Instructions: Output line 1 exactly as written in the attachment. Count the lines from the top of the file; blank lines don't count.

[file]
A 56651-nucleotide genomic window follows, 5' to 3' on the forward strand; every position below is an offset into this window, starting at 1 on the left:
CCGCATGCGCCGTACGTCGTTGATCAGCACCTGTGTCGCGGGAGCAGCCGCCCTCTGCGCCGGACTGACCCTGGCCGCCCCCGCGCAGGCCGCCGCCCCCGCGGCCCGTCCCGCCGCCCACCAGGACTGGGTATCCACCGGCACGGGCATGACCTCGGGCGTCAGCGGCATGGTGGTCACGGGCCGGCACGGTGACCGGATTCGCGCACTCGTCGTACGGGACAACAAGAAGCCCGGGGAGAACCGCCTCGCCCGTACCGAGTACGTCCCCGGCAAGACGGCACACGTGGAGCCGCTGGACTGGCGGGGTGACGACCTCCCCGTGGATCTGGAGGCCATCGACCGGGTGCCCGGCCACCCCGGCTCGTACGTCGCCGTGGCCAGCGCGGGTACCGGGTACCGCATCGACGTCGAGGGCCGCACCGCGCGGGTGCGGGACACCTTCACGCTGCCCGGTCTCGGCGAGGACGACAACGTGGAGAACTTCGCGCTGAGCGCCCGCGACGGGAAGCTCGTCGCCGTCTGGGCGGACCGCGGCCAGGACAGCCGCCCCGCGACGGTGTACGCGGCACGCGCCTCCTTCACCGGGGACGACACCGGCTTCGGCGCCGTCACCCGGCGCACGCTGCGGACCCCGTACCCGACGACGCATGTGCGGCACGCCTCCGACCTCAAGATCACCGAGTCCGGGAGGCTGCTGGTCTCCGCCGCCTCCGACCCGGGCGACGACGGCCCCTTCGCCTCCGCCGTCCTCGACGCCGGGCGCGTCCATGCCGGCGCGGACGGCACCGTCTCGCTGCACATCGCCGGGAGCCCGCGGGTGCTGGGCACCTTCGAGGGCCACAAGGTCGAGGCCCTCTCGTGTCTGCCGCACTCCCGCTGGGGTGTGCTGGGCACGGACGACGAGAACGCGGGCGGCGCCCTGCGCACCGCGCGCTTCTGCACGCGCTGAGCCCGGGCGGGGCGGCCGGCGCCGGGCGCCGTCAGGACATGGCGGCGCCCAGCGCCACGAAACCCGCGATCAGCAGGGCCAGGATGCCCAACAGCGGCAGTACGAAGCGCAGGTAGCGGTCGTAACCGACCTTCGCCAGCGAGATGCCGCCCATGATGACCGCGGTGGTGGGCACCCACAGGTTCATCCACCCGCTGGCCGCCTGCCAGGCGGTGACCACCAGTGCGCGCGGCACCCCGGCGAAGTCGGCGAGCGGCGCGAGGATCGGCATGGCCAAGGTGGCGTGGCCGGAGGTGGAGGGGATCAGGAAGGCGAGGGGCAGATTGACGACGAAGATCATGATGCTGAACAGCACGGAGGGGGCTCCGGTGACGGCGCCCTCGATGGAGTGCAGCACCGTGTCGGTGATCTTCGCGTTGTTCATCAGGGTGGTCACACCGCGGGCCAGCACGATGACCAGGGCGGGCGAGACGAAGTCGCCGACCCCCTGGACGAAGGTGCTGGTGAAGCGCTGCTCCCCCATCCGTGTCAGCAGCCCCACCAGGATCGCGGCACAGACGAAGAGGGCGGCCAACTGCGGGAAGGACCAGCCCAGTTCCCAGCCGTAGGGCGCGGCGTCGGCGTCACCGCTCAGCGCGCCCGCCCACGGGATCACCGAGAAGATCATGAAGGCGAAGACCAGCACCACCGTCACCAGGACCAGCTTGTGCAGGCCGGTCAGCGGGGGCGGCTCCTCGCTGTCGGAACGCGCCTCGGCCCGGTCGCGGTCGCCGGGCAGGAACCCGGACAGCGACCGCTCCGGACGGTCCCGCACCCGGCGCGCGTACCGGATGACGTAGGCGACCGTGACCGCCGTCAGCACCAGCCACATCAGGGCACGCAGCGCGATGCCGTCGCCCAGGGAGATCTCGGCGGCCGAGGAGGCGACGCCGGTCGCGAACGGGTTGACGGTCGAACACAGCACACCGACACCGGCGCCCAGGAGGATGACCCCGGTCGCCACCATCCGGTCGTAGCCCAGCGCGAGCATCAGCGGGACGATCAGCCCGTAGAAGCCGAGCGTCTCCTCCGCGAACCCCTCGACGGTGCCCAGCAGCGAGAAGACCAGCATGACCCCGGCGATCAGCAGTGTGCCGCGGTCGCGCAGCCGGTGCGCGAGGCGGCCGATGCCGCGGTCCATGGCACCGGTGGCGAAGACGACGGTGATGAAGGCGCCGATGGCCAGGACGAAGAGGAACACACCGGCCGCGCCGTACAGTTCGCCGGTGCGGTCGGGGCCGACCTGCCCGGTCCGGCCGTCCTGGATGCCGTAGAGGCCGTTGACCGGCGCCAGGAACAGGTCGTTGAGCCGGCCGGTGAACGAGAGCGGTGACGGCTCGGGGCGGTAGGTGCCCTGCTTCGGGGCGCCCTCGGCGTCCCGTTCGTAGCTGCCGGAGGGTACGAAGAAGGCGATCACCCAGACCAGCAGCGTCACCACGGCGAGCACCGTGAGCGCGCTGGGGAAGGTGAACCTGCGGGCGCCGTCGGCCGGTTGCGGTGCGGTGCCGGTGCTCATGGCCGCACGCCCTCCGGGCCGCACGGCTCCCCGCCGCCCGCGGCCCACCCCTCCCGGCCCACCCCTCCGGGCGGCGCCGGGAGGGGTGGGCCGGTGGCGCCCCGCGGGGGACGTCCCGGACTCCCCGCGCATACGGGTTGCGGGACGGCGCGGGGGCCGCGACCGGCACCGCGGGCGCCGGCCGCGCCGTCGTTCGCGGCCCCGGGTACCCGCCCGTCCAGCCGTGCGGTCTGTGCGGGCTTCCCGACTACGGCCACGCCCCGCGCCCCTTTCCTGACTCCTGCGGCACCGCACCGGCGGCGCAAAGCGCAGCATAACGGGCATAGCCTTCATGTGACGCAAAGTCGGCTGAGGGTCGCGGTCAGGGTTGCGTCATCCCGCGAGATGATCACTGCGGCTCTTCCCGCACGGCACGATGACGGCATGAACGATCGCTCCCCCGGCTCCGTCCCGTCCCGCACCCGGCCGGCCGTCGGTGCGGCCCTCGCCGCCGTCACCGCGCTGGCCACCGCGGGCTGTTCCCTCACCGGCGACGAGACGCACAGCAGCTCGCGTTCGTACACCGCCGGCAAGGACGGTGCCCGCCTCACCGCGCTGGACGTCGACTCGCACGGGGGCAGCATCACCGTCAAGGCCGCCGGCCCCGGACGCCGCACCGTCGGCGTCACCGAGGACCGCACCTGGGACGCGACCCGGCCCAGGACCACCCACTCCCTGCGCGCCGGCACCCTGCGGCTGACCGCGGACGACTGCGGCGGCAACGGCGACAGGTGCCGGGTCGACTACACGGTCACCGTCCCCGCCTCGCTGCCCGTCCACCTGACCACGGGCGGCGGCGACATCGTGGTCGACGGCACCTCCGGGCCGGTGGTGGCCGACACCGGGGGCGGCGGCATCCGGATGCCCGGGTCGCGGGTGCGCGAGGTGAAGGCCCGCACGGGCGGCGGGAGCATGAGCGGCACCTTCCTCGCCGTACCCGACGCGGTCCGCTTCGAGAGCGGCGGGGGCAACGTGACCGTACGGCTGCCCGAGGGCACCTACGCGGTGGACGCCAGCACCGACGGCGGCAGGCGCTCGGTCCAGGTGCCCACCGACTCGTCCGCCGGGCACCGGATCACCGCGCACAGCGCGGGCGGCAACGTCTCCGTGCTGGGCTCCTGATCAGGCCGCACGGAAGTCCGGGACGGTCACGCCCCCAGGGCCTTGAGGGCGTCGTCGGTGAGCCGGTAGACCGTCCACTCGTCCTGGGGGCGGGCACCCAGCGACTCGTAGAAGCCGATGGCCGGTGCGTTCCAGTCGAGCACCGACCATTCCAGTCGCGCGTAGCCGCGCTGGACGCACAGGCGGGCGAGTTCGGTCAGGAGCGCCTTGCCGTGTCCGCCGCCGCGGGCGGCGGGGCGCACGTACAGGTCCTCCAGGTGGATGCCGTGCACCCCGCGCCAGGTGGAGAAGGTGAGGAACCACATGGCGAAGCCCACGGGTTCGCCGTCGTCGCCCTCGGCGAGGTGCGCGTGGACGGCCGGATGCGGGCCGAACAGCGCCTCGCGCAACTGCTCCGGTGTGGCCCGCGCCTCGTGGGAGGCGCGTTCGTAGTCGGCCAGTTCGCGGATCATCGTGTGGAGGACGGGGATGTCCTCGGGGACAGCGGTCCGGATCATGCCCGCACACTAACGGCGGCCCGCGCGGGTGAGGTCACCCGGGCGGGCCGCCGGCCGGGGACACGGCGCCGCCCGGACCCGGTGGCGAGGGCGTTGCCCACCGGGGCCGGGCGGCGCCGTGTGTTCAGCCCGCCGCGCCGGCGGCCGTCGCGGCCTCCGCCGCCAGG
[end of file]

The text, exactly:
A 56651-nucleotide genomic window follows, 5' to 3' on the forward strand; every position below is an offset into this window, starting at 1 on the left: